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Natural and Industrial Disasters : Land Use and Insurance

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  • Grislain-Letrémy, Céline
  • Villeneuve, Bertrand

Abstract

Urbanization in exposed areas increases the cost of disasters. For industrial risks, potential victims raise firms’ liabilities. For natural risks, overexposure by some undermines mutualization. Land use policy (particularly exclusion zones) and insurance shape urbanization, but their efficiency is limited by hazard-map precision. Map-based discrimination being politically sensitive, we identify an operation of map redrawing that increases the welfare of all. Climate change and population growth increase risk. We exhibit realistic cases where exclusion zones shrink as risk rises. We disentangle the competing effects at play. Results are established for alternative distributions of bargaining power between households, mayor and firm.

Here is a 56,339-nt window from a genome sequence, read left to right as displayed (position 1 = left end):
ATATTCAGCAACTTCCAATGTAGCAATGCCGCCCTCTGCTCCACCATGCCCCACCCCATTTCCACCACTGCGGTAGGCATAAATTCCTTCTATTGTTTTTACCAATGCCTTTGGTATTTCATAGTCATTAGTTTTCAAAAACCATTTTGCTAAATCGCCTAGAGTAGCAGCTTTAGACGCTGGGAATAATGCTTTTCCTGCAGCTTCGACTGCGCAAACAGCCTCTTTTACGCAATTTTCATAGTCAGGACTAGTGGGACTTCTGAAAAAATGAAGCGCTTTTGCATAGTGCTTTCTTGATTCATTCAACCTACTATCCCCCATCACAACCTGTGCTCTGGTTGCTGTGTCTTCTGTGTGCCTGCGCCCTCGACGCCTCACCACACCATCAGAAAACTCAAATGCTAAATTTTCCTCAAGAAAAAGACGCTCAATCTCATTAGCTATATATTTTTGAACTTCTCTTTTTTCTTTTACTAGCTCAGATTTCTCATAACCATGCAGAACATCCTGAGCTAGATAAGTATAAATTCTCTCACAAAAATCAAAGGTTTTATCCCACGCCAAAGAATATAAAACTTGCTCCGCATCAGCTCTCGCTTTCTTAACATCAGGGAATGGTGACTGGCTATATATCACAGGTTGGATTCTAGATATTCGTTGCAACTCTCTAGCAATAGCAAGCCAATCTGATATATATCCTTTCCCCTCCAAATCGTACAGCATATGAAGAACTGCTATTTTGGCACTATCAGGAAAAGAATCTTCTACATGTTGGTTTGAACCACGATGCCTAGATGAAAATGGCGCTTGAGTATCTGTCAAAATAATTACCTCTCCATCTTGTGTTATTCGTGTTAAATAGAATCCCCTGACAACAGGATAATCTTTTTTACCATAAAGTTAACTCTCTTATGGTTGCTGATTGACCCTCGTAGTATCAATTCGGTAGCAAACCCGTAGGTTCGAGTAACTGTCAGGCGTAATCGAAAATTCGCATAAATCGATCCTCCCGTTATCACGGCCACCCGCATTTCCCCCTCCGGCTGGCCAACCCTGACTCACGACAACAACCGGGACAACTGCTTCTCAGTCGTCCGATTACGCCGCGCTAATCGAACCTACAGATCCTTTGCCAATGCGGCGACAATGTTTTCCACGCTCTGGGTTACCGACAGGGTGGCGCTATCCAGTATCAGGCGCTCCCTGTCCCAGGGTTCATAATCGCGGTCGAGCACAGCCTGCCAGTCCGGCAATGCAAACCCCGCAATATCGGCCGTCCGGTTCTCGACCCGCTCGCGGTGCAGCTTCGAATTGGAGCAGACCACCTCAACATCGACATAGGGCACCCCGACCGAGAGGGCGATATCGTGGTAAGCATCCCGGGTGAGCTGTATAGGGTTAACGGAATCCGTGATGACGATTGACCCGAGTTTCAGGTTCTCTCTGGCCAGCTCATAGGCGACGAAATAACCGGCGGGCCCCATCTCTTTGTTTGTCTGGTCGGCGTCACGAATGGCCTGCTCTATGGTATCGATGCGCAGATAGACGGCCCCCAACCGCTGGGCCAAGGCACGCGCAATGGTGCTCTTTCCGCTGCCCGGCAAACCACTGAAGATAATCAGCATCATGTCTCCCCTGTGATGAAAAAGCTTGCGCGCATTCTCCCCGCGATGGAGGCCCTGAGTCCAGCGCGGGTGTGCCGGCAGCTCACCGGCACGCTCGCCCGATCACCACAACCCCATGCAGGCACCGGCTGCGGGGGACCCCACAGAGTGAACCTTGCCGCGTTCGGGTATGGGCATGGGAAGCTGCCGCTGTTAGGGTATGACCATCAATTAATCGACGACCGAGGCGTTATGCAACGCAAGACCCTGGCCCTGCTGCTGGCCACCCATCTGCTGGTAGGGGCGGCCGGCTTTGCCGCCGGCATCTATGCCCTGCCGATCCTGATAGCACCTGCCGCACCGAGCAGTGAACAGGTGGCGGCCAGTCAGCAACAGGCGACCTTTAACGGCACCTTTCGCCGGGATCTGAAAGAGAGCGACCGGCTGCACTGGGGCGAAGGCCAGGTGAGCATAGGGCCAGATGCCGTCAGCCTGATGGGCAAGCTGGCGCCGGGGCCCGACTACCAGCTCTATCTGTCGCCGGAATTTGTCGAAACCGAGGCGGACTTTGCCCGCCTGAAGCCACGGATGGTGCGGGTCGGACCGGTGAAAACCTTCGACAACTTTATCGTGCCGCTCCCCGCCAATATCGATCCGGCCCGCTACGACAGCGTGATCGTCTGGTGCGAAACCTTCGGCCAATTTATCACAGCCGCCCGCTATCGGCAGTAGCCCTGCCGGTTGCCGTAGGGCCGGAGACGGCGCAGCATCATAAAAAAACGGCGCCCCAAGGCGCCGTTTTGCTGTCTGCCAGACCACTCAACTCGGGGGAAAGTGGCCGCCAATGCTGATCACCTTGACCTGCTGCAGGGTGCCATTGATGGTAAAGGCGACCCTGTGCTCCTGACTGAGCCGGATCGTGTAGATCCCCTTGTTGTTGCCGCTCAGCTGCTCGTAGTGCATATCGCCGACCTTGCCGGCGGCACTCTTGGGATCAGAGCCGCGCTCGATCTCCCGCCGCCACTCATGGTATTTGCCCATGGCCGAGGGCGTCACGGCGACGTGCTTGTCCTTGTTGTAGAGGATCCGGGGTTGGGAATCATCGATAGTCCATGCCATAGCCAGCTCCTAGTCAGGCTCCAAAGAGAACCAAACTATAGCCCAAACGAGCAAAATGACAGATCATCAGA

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Bibliographic Info

Paper provided by Paris Dauphine University in its series Economics Papers from University Paris Dauphine with number 123456789/7845.

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Date of creation: 2011
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Publication status: Published in Cahiers de la Chaire Finance et Développement Durable, 2011
Handle: RePEc:dau:papers:123456789/7845

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Keywords: natural disasters; industrial disasters; insurance; land use regulation; hazard maps;

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